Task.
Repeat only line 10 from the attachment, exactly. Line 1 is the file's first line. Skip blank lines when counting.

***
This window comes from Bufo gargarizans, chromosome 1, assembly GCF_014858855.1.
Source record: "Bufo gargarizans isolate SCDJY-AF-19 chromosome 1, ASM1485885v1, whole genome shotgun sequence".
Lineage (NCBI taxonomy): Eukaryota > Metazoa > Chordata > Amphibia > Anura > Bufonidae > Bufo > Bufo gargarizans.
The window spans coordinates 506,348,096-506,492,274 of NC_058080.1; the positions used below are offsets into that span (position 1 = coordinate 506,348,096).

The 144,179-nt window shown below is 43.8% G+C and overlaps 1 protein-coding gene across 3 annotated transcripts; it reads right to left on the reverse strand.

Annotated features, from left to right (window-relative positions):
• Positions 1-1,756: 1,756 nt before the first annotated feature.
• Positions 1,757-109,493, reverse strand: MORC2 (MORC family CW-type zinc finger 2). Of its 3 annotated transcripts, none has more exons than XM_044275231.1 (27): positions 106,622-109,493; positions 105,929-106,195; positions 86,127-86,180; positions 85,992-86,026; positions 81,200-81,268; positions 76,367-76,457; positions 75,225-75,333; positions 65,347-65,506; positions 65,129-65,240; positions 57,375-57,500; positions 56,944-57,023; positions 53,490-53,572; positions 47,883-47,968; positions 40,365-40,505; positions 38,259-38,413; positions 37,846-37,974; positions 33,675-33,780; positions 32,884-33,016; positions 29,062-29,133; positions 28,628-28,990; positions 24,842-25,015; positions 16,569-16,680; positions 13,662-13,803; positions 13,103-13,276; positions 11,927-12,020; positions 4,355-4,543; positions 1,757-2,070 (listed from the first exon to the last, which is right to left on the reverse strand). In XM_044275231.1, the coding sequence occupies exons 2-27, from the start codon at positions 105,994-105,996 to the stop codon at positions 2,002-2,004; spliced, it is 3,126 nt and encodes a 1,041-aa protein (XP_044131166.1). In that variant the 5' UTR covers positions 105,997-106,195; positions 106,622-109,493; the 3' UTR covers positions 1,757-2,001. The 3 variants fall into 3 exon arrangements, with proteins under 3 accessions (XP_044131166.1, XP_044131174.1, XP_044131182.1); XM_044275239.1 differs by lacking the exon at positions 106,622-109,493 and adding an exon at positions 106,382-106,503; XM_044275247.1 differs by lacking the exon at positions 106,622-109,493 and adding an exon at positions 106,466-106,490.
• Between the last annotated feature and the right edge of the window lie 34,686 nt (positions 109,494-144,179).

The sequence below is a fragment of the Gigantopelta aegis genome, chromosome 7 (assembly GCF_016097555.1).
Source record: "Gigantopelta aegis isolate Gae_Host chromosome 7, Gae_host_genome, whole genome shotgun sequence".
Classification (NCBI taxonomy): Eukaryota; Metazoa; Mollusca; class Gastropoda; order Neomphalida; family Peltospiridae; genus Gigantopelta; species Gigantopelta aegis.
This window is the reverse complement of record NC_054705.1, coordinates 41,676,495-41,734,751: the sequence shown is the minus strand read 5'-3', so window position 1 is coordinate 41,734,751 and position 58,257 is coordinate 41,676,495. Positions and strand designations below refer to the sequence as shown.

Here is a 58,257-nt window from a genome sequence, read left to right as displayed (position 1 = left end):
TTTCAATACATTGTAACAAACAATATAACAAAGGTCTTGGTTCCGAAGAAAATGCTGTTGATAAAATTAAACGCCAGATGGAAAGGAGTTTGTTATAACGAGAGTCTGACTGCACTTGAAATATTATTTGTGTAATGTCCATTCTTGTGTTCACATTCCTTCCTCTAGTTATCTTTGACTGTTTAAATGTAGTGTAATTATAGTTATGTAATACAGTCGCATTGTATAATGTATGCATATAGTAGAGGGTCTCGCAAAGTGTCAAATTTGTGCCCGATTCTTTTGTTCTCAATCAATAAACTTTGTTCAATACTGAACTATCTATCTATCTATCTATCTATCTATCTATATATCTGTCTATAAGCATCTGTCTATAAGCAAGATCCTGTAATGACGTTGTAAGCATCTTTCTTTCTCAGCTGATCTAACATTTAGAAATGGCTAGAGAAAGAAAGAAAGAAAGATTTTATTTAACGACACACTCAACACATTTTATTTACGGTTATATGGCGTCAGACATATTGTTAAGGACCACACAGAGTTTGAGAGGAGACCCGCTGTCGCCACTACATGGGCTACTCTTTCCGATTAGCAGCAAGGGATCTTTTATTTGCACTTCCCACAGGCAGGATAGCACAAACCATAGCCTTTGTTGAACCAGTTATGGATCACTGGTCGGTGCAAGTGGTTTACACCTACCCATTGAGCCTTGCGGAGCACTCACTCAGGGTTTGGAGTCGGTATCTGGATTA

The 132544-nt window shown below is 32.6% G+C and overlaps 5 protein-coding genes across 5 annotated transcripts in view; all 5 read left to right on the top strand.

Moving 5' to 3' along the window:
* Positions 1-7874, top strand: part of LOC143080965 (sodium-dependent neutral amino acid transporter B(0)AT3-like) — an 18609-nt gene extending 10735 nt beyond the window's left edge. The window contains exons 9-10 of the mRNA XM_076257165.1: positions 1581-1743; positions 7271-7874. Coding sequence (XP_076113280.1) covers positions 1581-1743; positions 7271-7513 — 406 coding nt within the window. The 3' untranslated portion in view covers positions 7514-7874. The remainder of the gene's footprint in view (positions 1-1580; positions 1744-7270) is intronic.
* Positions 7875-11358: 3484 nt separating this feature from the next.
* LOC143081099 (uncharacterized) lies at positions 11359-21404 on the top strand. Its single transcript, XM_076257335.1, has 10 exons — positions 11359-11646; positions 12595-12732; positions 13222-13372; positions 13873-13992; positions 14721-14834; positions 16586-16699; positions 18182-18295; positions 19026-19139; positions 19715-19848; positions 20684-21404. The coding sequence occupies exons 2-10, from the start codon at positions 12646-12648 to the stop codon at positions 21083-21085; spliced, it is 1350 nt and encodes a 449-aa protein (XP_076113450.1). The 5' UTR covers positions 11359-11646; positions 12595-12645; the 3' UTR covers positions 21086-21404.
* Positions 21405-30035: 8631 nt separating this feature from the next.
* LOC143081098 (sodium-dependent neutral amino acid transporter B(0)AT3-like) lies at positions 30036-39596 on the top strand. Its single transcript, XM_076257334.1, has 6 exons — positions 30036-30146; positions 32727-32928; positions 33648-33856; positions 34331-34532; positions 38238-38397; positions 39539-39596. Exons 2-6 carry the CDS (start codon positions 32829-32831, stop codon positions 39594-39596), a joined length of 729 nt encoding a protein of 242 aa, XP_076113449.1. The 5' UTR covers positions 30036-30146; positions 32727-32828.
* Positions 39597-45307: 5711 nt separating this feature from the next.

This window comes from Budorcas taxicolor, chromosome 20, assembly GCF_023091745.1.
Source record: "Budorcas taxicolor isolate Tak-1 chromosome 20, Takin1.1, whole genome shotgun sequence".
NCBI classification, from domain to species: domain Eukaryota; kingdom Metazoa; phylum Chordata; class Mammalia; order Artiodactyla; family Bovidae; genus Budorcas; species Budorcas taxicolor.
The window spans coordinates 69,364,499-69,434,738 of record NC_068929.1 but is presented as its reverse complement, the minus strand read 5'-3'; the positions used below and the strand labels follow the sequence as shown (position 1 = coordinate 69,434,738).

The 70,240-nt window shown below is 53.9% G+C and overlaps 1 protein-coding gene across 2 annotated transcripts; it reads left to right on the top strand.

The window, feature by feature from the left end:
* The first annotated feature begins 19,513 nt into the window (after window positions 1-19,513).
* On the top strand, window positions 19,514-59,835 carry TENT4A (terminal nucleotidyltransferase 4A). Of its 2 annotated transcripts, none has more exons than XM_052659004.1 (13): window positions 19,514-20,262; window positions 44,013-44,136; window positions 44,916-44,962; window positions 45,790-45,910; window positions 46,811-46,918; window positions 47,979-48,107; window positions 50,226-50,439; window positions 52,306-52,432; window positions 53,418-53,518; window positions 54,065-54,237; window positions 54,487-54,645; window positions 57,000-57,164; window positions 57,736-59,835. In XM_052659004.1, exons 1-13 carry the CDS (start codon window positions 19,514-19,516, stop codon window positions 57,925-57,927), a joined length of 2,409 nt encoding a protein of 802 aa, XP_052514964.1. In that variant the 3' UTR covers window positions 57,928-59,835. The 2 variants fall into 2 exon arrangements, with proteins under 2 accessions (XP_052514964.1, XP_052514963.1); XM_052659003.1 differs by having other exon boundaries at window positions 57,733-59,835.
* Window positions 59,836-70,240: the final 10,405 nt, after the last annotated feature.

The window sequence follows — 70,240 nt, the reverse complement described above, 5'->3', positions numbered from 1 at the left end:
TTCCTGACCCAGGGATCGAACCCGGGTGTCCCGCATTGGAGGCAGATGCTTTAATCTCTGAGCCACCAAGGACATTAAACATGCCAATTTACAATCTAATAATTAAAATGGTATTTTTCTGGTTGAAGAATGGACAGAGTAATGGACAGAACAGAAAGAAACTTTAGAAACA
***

The sequence below is a fragment of the Gigantopelta aegis genome, chromosome 7 (assembly GCF_016097555.1).